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As Gov. Laura Kelly Takes Office, Kansas Becomes 7th in the Nation for Employment of People with Disabilities

Kansas Governor Laura Kelly smiling in front of a black backdrop
Kansas Governor Laura Kelly

Washington, D.C., March 29 – Amid a trend of nationwide job growth for people with disabilities, Kansas is outperforming far bigger states like California and Texas. According a new report by the nonpartisan advocacy group RespectAbility, the Sunflower State now ranks 7th in the nation for employment of people with disabilities, with 4,807 people with disabilities entering the workforce.

According to the newly published 2018 Annual Disability Statistics Compendium, Kansas currently has an employment rate of 46.4 percent for its citizens with disabilities. Out of 191,769 working-age (18-64) Kansans with disabilities, 89,069 have jobs. Kansas increased their employment rate from 44.7 percent to 46.4 percent and moved from 9th in the nation to 7th in just one year.

Kansas’ newly elected Governor, Laura Kelly, has already signaled a serious commitment to advancing opportunities for the disability community in Kansas. During the 2018 election cycle, Kelly completed RespectAbility’s nonpartisan disabilities questionnaire. In her response, she wrote that “I’m running for governor so that every Kansan – no matter who they are or where they live – can have the same opportunities to succeed. That will mean reducing the stigma against people with disabilities and ensuring they have the tools needed to be productive members of the workforce.

Kelly added, “I will continue to fight for equality for all and reduce misconceptions about people with disabilities to they can gain employment and independence.”

“Our nation was founded on the principle that anyone who works hard should be able to get ahead in life,” said Hon. Steve Bartlett, current Chairman of RespectAbility, who co-authored the Americans with Disabilities Act when he was in Congress. “People with disabilities deserve the opportunity to earn an income and achieve independence, just like anyone else.”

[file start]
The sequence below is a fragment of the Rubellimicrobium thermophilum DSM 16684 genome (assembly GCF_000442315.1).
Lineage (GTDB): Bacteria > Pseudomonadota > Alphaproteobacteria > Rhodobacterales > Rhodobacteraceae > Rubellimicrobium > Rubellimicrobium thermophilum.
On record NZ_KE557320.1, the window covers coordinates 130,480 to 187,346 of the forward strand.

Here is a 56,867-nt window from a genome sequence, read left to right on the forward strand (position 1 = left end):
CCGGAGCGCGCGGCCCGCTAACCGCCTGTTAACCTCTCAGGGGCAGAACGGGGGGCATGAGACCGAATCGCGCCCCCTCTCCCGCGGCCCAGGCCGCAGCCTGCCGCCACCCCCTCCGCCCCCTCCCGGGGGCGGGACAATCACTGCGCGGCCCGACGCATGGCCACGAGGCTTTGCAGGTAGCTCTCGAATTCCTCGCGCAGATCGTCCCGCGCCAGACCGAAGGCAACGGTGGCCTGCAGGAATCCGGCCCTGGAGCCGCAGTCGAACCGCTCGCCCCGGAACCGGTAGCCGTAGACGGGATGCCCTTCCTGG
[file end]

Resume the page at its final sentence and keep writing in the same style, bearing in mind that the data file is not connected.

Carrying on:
A National Issue

Beyond Kansas, how is the workforce changing for people with disabilities? What is driving these changes? The answer is simple. According to Vincenzo Piscopo of the Coca-Cola Company: “People with disabilities bring a unique skill set that it is very valuable for companies.” He went on to add, “As it relates to employment and competitiveness in the workplace, we have to stop thinking of disability as a liability and start thinking of it as an asset.”

Brand-name companies such as JP Morgan Chase, Coca-Cola, Ernst & Young, IBM, Walgreens, Starbucks, CVS and Microsoft show people with disabilities are successful employees. These companies also know that these workers improve the bottom line. “People with disabilities bring unique characteristics and talents to the workplace,” said RespectAbility President Jennifer Laszlo Mizrahi. “Hiring people with disabilities is a win-win-win for employers, people with disabilities and consumers alike.”

As more companies hire employees with disabilities, conversations are shifting to focus on inclusion. “Disability inclusion is no longer about automatic doors, curb cuts, ramps, and legislation,” says Jim Sinocchi, Head of the Office of Disability Inclusion at JP Morgan Chase. “Today, the new era of disability inclusion is about “assimilation” – hiring professionals with disabilities into the robust culture of the firm.”

According to the Census Bureau, there are more than 56 million Americans living with a disability. Disabilities include visible conditions such as spinal cord injuries, visual impairments or hearing loss and invisible disabilities such as learning disabilities, mental health or Autism.

An Election Issue

Voter research, conducted by RespectAbility, shows how disability issues connect to all aspects of American life. “Fully three-quarters of likely voters either have a disability themselves or have a family member or a close friend with disabilities,” said former Representative and Dallas Mayor Steve Bartlett. “People with disabilities are politically active swing voters, and candidates should take note of the important issues they care about.”

As 2019 moves into 2020 and the political campaign season heats up, continuing job growth for people with disabilities will be a crucial indicator of the health of the American economy.

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